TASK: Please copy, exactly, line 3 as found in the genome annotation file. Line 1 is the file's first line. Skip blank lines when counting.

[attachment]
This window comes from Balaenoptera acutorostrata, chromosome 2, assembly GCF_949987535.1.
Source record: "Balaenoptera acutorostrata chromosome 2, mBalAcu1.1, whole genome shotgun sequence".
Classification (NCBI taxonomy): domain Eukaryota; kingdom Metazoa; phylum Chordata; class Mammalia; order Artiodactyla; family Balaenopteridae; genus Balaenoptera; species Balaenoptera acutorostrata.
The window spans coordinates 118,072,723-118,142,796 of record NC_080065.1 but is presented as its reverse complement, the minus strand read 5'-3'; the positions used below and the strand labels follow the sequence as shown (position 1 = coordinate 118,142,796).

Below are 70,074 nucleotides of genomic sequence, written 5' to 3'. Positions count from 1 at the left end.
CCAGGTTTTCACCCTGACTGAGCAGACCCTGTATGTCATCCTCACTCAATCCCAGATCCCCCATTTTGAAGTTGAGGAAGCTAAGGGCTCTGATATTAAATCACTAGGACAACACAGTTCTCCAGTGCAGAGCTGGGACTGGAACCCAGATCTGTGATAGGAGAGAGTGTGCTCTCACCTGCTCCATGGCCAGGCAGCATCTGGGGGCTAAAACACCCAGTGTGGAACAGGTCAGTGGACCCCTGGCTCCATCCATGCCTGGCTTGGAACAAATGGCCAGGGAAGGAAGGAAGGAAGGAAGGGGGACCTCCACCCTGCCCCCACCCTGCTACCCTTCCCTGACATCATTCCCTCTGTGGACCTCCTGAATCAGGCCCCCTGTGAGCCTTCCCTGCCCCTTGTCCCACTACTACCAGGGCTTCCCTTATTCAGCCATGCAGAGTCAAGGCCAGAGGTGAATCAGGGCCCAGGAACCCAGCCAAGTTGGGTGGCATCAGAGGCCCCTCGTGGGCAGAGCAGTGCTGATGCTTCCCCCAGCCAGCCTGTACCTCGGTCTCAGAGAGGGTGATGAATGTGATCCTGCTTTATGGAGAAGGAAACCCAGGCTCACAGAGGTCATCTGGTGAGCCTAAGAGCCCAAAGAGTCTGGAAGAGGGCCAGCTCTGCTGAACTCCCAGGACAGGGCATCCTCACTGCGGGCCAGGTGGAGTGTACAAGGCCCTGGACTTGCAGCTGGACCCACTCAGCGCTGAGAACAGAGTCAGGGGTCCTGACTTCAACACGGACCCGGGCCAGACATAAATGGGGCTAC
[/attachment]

Classification (NCBI taxonomy): domain Eukaryota; kingdom Metazoa; phylum Chordata; class Mammalia; order Artiodactyla; family Balaenopteridae; genus Balaenoptera; species Balaenoptera acutorostrata.